Introducing Software Testing is a step-by-step approach for getting started with testing tasks. It gives an brief overview of testing, then in a practical way show how to develop test cases.
Software testing is an important stage in the software development process, as is illustrated by the growing market for testing tools. Independent testing and verification before the implementation of the system can help improve its quality and reliability and cut the overall costs of the project.
Often a user of a new system is disappointed to find that all is not well with their new set up, and one of the most common reasons is that there has been insufficient testing to prove that a particular system will do precisely what was intended.
Managers are becoming aware of the need to test new products, though often the task of software testing is assigned to a programmer who, although he may have extensive programming experience, has not been trained to test software, and is suddenly expected to do so with a strict project deadline approaching. This book is intended to come to the rescue of such an IT professional. It covers aspects such as:
Best practice documentation strategies, methods and standards; and,
Tips on handling the various requirements facing the tester, including fitness for use models and presenting the case for testing to your manager.
A number of real-life case studies are introduced in the early chapters and then used throughout as examples of how to put the methods presented into practice and proceed successfully with them. These include an Object-Oriented and a Web testing example. The book will also be structured to provide extensive references out to other books in the testing area, to which the reader will be pointed to further develop his testing skills.
Review By: Lee Copeland 12/15/2003
The author begins with this situation: “Here you are with a big testing job ahead of you and no idea where to start.” This introductory book on software testing delivers exactly what it promises—where to start. The book’s opening chapter describes exploratory testing as a way to get started. Its steps are: explore the application to gain familiarity; define a simple, baseline set of tests and create the environment required for their execution; as you test, analyze trends in the results; build inventories of testworthy requirements and construct tests for each of them; combine data from the inventories; push the boundaries of the application; create devious tests; and finally, stress the system. Subsequent chapters describe this process in detail. Chapter 2 explains how to extract application requirements and create categories of tests. Chapter 3 describes how to move from these categories to specific test cases. Both of these chapters contain excellent, detailed examples of this process. Chapter 4 explains the use of tables and spreadsheets to minimize the documentation required to define the tests while maintaining the level of detail necessary. Again, excellent examples are presented. Chapter 5 introduces the reader to state diagrams and decision tables, both excellent schemes for documenting system design and an excellent basis for creating test cases. This chapter ends with a discussion of testing coverage.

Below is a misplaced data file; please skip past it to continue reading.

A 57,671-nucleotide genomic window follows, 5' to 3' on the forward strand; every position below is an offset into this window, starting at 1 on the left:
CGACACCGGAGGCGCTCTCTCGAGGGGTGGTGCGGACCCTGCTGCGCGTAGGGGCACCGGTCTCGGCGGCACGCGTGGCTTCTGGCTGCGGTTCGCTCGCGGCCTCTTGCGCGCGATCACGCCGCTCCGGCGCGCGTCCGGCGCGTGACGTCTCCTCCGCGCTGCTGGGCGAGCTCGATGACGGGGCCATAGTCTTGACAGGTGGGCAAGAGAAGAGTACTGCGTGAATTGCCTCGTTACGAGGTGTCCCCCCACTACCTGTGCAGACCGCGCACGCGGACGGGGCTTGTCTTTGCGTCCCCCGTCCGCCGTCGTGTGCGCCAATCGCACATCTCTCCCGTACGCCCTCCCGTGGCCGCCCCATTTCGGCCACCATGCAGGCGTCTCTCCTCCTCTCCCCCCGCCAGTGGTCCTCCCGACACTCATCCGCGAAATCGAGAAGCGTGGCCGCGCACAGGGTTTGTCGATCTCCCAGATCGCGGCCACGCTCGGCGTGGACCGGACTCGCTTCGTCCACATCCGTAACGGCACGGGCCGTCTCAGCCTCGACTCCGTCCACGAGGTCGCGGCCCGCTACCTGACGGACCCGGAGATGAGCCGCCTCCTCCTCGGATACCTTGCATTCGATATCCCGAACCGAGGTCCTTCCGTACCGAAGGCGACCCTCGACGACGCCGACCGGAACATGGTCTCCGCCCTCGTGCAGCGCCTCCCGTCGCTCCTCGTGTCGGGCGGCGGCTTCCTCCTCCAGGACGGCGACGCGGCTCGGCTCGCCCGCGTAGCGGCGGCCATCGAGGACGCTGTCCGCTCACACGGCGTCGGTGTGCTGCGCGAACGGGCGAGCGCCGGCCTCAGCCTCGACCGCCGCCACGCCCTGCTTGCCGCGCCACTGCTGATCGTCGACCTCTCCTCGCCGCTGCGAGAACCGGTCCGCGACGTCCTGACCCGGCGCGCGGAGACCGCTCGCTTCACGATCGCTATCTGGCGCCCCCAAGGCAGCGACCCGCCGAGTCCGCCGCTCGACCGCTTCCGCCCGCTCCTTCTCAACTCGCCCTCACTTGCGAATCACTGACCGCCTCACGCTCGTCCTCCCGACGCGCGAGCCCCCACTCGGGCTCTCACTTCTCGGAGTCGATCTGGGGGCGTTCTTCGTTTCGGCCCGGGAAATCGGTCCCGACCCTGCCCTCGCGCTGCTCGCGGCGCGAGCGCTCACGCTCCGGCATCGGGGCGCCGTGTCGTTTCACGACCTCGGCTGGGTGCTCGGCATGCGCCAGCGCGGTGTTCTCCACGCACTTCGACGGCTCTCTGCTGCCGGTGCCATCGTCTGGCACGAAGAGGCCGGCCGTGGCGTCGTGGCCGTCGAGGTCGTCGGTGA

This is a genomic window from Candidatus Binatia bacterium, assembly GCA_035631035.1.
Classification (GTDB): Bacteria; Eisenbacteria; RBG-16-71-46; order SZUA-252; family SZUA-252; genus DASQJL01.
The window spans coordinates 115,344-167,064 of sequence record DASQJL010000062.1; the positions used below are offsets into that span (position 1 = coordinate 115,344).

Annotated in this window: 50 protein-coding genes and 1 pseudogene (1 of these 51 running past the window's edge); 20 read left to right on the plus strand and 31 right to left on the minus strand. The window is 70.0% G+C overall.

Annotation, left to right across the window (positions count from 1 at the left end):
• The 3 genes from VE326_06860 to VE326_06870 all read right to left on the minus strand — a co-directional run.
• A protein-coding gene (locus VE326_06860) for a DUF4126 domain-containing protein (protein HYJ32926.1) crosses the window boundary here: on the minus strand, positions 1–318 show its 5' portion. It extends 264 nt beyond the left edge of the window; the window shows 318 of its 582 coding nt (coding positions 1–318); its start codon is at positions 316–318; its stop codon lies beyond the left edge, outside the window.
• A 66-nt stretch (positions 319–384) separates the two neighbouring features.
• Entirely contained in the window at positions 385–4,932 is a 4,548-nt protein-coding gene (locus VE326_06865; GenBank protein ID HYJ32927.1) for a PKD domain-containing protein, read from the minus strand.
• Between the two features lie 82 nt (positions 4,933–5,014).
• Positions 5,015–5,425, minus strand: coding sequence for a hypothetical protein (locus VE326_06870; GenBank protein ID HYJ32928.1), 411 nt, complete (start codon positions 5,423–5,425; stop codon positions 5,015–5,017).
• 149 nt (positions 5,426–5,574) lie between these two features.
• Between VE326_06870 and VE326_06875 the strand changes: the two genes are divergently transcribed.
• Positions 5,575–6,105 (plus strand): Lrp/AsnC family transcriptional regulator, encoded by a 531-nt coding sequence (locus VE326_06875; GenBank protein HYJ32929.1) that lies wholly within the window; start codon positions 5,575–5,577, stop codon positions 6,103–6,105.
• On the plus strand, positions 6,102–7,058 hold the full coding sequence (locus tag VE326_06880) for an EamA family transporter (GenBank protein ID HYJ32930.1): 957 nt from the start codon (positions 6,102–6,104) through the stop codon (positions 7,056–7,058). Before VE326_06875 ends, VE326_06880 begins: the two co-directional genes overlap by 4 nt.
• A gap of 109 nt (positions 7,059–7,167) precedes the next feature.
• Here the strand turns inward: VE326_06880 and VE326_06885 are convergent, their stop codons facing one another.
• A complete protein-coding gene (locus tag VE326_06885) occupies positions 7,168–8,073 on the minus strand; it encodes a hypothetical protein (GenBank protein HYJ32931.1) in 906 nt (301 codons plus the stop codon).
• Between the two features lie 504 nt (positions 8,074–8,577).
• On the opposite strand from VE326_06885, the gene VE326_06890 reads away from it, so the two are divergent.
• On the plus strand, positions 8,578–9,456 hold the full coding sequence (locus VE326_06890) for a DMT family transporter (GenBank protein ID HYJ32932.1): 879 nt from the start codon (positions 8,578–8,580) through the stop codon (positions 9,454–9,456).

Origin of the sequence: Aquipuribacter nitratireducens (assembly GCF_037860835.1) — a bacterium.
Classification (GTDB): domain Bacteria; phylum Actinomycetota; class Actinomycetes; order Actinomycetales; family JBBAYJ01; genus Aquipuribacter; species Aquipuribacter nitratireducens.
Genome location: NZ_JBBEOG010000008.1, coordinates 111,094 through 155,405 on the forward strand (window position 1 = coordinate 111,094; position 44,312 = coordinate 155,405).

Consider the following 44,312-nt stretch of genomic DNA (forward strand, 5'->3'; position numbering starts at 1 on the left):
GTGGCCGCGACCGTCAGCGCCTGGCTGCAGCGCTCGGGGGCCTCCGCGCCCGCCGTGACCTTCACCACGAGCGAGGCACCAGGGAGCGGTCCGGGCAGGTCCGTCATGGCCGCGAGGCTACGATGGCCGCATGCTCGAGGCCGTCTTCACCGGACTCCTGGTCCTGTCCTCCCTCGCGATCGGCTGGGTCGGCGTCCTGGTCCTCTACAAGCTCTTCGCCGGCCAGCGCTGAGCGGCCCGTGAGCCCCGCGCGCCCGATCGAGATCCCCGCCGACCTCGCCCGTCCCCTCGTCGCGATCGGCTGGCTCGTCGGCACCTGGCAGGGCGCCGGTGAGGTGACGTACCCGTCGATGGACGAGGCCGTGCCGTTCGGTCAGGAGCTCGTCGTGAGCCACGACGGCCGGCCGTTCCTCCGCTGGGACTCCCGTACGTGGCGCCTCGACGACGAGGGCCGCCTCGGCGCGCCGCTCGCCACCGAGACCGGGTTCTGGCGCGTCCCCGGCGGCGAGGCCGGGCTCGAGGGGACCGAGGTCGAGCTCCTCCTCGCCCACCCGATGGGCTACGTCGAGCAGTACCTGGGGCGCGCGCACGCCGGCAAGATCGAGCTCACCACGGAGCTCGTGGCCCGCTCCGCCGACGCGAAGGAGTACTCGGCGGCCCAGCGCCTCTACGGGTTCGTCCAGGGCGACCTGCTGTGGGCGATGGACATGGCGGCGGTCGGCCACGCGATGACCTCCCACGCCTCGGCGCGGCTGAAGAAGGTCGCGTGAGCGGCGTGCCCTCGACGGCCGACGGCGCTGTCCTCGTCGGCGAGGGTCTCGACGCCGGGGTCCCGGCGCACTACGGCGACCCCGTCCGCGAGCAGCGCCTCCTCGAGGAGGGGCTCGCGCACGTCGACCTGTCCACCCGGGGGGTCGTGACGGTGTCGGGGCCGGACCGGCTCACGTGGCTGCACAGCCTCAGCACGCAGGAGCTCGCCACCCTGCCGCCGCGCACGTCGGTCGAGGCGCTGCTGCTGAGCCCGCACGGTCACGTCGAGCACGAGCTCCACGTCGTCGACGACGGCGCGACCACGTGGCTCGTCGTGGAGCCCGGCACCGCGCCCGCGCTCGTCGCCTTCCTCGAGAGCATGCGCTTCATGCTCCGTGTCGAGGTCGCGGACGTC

The first half of this book is marvelous. Then, it seems, the author just runs out of steam. Beginning in Chapter 6, the excellent explanations and the detailed examples of the previous chapters evaporate. This chapter, “Testing Object-Oriented Software,” is very weak. Only section 6.4.2 discusses testing issues unique to OO (testing inheritance) and some of its information is simply incorrect. While I was pleased to see a section on the use of orthogonal arrays in testing (6.4.1), the author presents them only in the context of OO testing—a real disservice to this testing approach. By Chapter 7, “Testing Web Applications,” she has completely abandoned the detailed process and examples of the early chapters for statements such as “Many users have a low tolerance for anything … that does not work” (p.164). Very little of this chapter is specifically Web related, and little practical guidance is given to testers concerning either the technical testing issues they will face or practical testing approaches they could use.
In Chapter 8, “Reducing the Number of Test Cases,” the author gets back on track with useful information on choosing a reasonable subset of the many tests that could be run. Prioritization and risk analysis are the main topics here. Chapter 9, “Creating Quality Software,” presents to the novice tester other processes that surround or interact with testing: requirements gathering, project management, configuration management, quality assurance, reviews and inspections, levels of software testing, and the need for a testing environment. Chapter 10 is a useful introduction to standards: ISO 9000, IEEE 829, and the CMM.
Even with its shortcomings, I recommend this book for those new to software testing. The author’s writing style is not only crisp but fun to read. The detailed examples in the first five chapters and in the appendix lead the reader to an understanding of the level of work that needs to be performed to implement good software testing.